Electronically-controlled ferroresonant transformer for voltage stepping

Cycle

Electronically-controlled ferroresonant transformer for voltage stepping
«  »Last edited by Cycle
As regards the Stan Meyer water splitting setup, I think a simple and robust means of stepping the voltage as Stan does could be had by building an electronically controlled ferroresonant transformer.



A ferroresonant transformer has a second secondary coil (usually set up as a tank circuit) which drives the transformer into saturation if input voltage spikes. Usually it also has permanent magnets to put the core nearer to saturation. Thus an increase in load or input voltage will result in only a small secondary voltage change as the core becomes less or more saturated. It's a form of automatic voltage control.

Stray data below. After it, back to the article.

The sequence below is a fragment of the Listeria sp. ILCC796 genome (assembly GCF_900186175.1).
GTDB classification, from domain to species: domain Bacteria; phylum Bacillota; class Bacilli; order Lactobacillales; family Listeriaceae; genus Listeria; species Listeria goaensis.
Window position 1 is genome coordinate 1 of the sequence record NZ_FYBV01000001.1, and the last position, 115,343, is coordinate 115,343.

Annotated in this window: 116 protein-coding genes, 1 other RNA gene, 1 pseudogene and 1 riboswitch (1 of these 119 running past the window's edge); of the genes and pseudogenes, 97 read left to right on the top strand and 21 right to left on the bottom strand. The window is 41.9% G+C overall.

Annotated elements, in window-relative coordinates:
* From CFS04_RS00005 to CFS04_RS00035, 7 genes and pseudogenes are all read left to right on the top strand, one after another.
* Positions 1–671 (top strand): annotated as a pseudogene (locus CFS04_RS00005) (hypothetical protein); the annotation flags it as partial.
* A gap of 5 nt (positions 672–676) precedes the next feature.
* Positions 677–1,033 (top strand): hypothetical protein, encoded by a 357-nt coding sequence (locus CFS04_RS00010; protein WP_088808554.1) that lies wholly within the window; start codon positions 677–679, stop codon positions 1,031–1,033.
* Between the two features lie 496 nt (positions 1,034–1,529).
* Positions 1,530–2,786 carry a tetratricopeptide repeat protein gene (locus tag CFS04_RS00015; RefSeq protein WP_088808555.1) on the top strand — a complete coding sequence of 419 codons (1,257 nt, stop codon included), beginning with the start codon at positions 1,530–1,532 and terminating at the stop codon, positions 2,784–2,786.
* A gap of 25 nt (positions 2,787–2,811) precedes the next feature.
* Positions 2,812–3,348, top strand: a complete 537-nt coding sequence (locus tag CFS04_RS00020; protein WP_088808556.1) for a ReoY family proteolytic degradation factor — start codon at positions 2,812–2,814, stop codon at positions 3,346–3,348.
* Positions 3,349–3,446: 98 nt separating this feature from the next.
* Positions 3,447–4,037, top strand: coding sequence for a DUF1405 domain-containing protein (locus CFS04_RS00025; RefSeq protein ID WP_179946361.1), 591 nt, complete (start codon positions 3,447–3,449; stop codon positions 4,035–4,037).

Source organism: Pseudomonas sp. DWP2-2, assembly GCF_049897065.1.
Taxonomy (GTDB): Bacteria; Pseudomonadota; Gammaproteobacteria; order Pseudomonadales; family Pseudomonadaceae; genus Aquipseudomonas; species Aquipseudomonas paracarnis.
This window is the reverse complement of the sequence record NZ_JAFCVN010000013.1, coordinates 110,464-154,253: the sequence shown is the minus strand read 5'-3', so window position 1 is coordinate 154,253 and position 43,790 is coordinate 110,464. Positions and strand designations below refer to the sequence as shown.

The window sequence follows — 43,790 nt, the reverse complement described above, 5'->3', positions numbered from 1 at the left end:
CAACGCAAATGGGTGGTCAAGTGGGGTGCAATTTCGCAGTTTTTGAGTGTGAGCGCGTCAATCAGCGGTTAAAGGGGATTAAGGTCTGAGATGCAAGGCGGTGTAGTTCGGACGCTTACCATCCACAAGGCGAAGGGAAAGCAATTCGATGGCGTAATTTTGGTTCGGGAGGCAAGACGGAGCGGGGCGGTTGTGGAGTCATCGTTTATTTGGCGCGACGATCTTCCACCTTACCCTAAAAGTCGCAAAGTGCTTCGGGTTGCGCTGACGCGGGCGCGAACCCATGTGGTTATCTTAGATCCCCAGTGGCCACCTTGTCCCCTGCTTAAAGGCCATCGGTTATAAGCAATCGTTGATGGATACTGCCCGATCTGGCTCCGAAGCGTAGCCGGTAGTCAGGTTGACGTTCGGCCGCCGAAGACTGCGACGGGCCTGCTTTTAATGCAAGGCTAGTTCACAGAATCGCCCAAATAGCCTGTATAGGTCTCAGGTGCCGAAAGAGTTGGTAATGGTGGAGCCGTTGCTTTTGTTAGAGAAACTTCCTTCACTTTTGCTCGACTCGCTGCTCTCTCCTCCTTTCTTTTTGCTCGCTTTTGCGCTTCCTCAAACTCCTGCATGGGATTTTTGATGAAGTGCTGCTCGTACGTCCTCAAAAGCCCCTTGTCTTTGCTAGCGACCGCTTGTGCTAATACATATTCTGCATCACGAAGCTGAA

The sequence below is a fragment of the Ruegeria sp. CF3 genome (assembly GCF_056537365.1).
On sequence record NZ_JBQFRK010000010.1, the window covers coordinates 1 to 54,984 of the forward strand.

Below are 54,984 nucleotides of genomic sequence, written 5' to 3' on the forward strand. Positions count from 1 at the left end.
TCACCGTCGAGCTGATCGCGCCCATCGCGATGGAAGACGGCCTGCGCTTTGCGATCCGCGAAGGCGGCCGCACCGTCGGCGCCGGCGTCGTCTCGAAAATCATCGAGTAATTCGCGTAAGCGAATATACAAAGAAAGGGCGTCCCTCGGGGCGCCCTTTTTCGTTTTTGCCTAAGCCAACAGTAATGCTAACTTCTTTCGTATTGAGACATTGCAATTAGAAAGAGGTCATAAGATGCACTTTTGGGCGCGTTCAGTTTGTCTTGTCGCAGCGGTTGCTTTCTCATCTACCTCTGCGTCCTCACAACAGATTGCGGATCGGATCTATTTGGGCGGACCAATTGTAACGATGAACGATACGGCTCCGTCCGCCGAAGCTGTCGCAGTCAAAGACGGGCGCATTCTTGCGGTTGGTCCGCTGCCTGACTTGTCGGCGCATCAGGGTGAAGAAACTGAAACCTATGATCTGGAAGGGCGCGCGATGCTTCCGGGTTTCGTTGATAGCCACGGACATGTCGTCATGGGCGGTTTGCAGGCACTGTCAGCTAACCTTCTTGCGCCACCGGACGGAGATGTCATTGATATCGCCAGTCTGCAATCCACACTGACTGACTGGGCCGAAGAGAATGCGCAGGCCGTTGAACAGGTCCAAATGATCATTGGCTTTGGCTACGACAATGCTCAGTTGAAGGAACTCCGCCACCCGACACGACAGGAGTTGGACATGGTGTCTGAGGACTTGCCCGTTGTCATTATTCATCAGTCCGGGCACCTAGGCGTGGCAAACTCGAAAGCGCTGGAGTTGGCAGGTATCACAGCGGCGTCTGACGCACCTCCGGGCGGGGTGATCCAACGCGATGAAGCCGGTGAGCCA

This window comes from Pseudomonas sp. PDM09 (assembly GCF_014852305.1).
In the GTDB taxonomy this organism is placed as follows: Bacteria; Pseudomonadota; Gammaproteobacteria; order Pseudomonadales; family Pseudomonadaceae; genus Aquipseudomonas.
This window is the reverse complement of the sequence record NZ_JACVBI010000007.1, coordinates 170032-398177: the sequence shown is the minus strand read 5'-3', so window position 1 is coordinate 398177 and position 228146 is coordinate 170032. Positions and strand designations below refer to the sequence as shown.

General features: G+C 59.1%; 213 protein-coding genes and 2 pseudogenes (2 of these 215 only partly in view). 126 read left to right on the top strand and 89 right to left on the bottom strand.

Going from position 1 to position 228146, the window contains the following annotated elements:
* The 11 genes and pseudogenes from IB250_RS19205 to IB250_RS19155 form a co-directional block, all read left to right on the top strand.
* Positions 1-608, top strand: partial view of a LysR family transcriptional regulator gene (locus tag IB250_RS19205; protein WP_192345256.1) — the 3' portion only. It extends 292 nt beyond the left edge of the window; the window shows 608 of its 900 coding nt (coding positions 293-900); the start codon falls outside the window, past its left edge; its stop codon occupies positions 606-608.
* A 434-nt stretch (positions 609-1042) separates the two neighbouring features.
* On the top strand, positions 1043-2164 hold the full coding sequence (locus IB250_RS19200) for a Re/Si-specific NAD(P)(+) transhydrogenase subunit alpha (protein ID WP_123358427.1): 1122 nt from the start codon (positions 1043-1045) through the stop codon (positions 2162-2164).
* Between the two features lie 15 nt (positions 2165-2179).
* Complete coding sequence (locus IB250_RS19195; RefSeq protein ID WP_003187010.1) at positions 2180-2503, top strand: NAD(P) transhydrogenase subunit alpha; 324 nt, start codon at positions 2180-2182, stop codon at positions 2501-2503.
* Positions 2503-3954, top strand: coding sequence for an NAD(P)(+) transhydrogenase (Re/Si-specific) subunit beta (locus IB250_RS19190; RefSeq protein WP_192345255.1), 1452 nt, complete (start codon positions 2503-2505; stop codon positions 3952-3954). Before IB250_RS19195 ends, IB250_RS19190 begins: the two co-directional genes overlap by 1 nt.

We can do the same, but control that second secondary winding to successively step up the voltage by manipulating the level of core saturation. We manipulate the B-H loop to control output voltage.



This would be easier, cheaper and far more physically robust than a solid-state PWM setup. In fact, because the core is slightly into the saturated range, the transformer should handle a short pretty well... which in the case of the Meyer WFC would be a good thing.

As can be seen from the patent images, Meyer was using tapped transformer stepping:


But using a ferroresonant transformer setup would allow us to step up and down as needed automatically... so rather than a 'stepped-up - stepped-up - stepped-up - pause' effect, the circuit could automatically step up and down as needed. This would keep the WFC right at the edge of electrolytic breakdown, maximizing efficiency.